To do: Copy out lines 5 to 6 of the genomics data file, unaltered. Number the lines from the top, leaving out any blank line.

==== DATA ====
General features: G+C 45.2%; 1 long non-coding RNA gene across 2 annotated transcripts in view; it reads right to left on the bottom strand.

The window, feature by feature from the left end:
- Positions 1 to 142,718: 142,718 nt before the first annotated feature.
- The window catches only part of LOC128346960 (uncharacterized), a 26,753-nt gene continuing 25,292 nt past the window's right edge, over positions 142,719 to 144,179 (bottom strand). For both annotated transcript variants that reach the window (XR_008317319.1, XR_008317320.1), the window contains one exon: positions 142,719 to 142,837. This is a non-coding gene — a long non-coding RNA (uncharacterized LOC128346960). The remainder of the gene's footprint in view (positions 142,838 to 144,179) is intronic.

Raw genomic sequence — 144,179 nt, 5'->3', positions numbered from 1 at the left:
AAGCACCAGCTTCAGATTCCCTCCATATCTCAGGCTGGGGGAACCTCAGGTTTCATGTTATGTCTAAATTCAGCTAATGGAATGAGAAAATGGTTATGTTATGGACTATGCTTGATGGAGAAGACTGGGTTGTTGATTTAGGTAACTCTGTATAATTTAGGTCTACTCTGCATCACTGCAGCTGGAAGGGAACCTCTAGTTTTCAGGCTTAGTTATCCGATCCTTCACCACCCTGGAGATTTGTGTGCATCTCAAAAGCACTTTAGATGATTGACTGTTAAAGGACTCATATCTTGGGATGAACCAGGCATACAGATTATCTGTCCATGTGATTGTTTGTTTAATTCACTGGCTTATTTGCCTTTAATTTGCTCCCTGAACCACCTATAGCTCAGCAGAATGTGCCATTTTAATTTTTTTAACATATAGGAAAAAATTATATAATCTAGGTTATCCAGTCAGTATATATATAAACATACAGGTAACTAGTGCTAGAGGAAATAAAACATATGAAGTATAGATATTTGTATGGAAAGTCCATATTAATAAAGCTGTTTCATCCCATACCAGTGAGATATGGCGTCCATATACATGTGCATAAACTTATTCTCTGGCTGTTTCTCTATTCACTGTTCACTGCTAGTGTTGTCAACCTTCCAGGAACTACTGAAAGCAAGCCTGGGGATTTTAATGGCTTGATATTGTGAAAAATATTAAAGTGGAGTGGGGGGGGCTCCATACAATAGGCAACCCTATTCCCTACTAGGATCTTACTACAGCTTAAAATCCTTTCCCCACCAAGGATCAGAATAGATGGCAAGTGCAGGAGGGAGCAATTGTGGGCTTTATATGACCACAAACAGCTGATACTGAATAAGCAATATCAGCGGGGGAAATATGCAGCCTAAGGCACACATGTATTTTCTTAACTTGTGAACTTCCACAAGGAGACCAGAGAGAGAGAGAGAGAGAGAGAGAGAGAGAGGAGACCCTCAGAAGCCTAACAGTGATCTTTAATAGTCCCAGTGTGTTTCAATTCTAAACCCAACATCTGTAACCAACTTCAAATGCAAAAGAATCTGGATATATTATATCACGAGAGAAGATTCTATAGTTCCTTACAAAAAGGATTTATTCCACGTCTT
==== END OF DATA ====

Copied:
Raw genomic sequence — 144,179 nt, 5'->3', positions numbered from 1 at the left:
AAGCACCAGCTTCAGATTCCCTCCATATCTCAGGCTGGGGGAACCTCAGGTTTCATGTTATGTCTAAATTCAGCTAATGGAATGAGAAAATGGTTATGTTATGGACTATGCTTGATGGAGAAGACTGGGTTGTTGATTTAGGTAACTCTGTATAATTTAGGTCTACTCTGCATCACTGCAGCTGGAAGGGAACCTCTAGTTTTCAGGCTTAGTTATCCGATCCTTCACCACCCTGGAGATTTGTGTGCATCTCAAAAGCACTTTAGATGATTGACTGTTAAAGGACTCATATCTTGGGATGAACCAGGCATACAGATTATCTGTCCATGTGATTGTTTGTTTAATTCACTGGCTTATTTGCCTTTAATTTGCTCCCTGAACCACCTATAGCTCAGCAGAATGTGCCATTTTAATTTTTTTAACATATAGGAAAAAATTATATAATCTAGGTTATCCAGTCAGTATATATATAAACATACAGGTAACTAGTGCTAGAGGAAATAAAACATATGAAGTATAGATATTTGTATGGAAAGTCCATATTAATAAAGCTGTTTCATCCCATACCAGTGAGATATGGCGTCCATATACATGTGCATAAACTTATTCTCTGGCTGTTTCTCTATTCACTGTTCACTGCTAGTGTTGTCAACCTTCCAGGAACTACTGAAAGCAAGCCTGGGGATTTTAATGGCTTGATATTGTGAAAAATATTAAAGTGGAGTGGGGGGGGCTCCATACAATAGGCAACCCTATTCCCTACTAGGATCTTACTACAGCTTAAAATCCTTTCCCCACCAAGGATCAGAATAGATGGCAAGTGCAGGAGGGAGCAATTGTGGGCTTTATATGACCACAAACAGCTGATACTGAATAAGCAATATCAGCGGGGGAAATATGCAGCCTAAGGCACACATGTATTTTCTTAACTTGTGAACTTCCACAAGGAGACCAGAGAGAGAGAGAGAGAGAGAGAGAGAGAGAGGAGACCCTCAGAAGCCTAACAGTGATCTTTAATAGTCCCAGTGTGTTTCAATTCTAAACCCAACATCTGTAACCAACTTCAAATGCAAAAGAATCTGGATATATTATATCACGAGAGAAGATTCTATAGTTCCTTACAAAAAGGATTTATTCCACGTCTT